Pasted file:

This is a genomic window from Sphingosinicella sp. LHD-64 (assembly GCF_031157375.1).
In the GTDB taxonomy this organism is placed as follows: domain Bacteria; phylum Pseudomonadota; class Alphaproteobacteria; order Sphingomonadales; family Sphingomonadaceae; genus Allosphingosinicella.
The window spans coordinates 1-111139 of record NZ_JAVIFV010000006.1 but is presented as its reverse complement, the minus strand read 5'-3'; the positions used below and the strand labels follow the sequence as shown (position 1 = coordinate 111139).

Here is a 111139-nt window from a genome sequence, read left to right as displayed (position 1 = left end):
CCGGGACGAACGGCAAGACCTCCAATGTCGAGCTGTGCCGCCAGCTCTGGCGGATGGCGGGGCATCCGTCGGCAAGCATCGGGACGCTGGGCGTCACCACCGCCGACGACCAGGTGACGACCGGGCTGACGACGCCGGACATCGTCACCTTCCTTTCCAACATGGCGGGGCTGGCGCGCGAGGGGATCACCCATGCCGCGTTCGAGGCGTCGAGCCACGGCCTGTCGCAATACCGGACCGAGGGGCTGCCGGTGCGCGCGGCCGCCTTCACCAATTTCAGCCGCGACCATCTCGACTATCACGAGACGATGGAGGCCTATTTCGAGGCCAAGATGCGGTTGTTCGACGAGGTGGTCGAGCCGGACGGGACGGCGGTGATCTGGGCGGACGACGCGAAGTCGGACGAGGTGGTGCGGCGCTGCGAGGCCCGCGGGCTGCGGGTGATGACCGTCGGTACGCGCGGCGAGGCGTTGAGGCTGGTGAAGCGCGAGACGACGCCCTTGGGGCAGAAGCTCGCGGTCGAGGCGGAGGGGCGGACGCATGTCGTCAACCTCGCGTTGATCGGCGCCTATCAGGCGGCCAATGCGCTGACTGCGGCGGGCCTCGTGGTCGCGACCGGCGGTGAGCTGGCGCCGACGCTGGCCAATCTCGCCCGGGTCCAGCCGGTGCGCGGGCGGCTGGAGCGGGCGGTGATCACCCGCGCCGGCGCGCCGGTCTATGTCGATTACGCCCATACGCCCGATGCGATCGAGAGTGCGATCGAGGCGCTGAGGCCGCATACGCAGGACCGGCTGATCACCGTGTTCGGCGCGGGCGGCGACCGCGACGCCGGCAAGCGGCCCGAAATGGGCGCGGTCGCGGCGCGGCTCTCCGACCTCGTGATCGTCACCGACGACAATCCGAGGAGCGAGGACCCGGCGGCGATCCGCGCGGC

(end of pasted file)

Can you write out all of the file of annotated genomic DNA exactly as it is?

This is a genomic window from Sphingosinicella sp. LHD-64 (assembly GCF_031157375.1).
In the GTDB taxonomy this organism is placed as follows: domain Bacteria; phylum Pseudomonadota; class Alphaproteobacteria; order Sphingomonadales; family Sphingomonadaceae; genus Allosphingosinicella.
The window spans coordinates 1-111139 of record NZ_JAVIFV010000006.1 but is presented as its reverse complement, the minus strand read 5'-3'; the positions used below and the strand labels follow the sequence as shown (position 1 = coordinate 111139).

Here is a 111139-nt window from a genome sequence, read left to right as displayed (position 1 = left end):
CCGGGACGAACGGCAAGACCTCCAATGTCGAGCTGTGCCGCCAGCTCTGGCGGATGGCGGGGCATCCGTCGGCAAGCATCGGGACGCTGGGCGTCACCACCGCCGACGACCAGGTGACGACCGGGCTGACGACGCCGGACATCGTCACCTTCCTTTCCAACATGGCGGGGCTGGCGCGCGAGGGGATCACCCATGCCGCGTTCGAGGCGTCGAGCCACGGCCTGTCGCAATACCGGACCGAGGGGCTGCCGGTGCGCGCGGCCGCCTTCACCAATTTCAGCCGCGACCATCTCGACTATCACGAGACGATGGAGGCCTATTTCGAGGCCAAGATGCGGTTGTTCGACGAGGTGGTCGAGCCGGACGGGACGGCGGTGATCTGGGCGGACGACGCGAAGTCGGACGAGGTGGTGCGGCGCTGCGAGGCCCGCGGGCTGCGGGTGATGACCGTCGGTACGCGCGGCGAGGCGTTGAGGCTGGTGAAGCGCGAGACGACGCCCTTGGGGCAGAAGCTCGCGGTCGAGGCGGAGGGGCGGACGCATGTCGTCAACCTCGCGTTGATCGGCGCCTATCAGGCGGCCAATGCGCTGACTGCGGCGGGCCTCGTGGTCGCGACCGGCGGTGAGCTGGCGCCGACGCTGGCCAATCTCGCCCGGGTCCAGCCGGTGCGCGGGCGGCTGGAGCGGGCGGTGATCACCCGCGCCGGCGCGCCGGTCTATGTCGATTACGCCCATACGCCCGATGCGATCGAGAGTGCGATCGAGGCGCTGAGGCCGCATACGCAGGACCGGCTGATCACCGTGTTCGGCGCGGGCGGCGACCGCGACGCCGGCAAGCGGCCCGAAATGGGCGCGGTCGCGGCGCGGCTCTCCGACCTCGTGATCGTCACCGACGACAATCCGAGGAGCGAGGACCCGGCGGCGATCCGCGCGGC